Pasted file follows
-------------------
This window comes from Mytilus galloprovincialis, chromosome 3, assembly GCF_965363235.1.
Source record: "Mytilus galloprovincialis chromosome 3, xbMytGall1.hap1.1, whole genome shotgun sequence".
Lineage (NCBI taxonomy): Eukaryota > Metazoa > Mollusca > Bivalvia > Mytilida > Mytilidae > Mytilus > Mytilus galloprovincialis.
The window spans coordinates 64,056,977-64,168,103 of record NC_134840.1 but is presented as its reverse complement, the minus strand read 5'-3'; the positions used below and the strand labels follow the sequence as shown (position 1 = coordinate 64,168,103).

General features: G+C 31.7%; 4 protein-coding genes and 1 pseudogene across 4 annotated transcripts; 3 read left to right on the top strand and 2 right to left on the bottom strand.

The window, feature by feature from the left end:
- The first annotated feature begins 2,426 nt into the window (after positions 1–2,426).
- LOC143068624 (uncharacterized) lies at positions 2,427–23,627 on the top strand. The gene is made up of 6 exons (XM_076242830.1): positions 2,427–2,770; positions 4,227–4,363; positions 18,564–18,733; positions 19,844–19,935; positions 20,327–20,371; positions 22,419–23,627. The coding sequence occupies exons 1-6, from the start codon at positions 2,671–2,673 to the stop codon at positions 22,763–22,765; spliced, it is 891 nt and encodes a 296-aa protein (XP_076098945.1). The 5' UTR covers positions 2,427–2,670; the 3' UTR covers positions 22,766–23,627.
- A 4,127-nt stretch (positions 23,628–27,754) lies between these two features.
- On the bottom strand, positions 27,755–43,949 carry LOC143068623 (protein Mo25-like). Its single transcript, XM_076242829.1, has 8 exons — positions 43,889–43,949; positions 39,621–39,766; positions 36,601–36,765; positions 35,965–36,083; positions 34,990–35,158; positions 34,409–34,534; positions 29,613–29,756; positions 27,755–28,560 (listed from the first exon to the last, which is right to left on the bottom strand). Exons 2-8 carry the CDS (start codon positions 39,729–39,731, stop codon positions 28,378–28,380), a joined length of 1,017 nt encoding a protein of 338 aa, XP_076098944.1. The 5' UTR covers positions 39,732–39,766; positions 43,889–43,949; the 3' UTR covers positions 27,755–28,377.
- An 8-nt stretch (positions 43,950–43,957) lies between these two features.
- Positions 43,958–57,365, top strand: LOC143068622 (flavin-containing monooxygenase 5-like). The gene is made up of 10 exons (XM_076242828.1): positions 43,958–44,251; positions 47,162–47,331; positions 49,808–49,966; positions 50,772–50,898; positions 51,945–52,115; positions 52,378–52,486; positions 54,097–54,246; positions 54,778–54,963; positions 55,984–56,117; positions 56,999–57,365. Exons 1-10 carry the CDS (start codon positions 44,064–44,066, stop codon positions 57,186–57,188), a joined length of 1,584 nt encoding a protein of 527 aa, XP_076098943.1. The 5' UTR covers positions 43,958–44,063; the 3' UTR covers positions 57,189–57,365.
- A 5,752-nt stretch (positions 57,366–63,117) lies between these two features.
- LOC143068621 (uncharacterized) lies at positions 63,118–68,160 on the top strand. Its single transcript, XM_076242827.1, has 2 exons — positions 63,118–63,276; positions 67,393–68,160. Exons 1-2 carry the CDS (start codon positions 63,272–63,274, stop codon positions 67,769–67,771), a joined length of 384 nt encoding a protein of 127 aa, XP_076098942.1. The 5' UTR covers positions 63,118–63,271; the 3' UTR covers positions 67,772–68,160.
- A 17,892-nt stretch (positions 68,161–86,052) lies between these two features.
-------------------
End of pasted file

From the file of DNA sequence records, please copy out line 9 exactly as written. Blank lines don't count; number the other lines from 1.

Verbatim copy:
- A 4,127-nt stretch (positions 23,628–27,754) lies between these two features.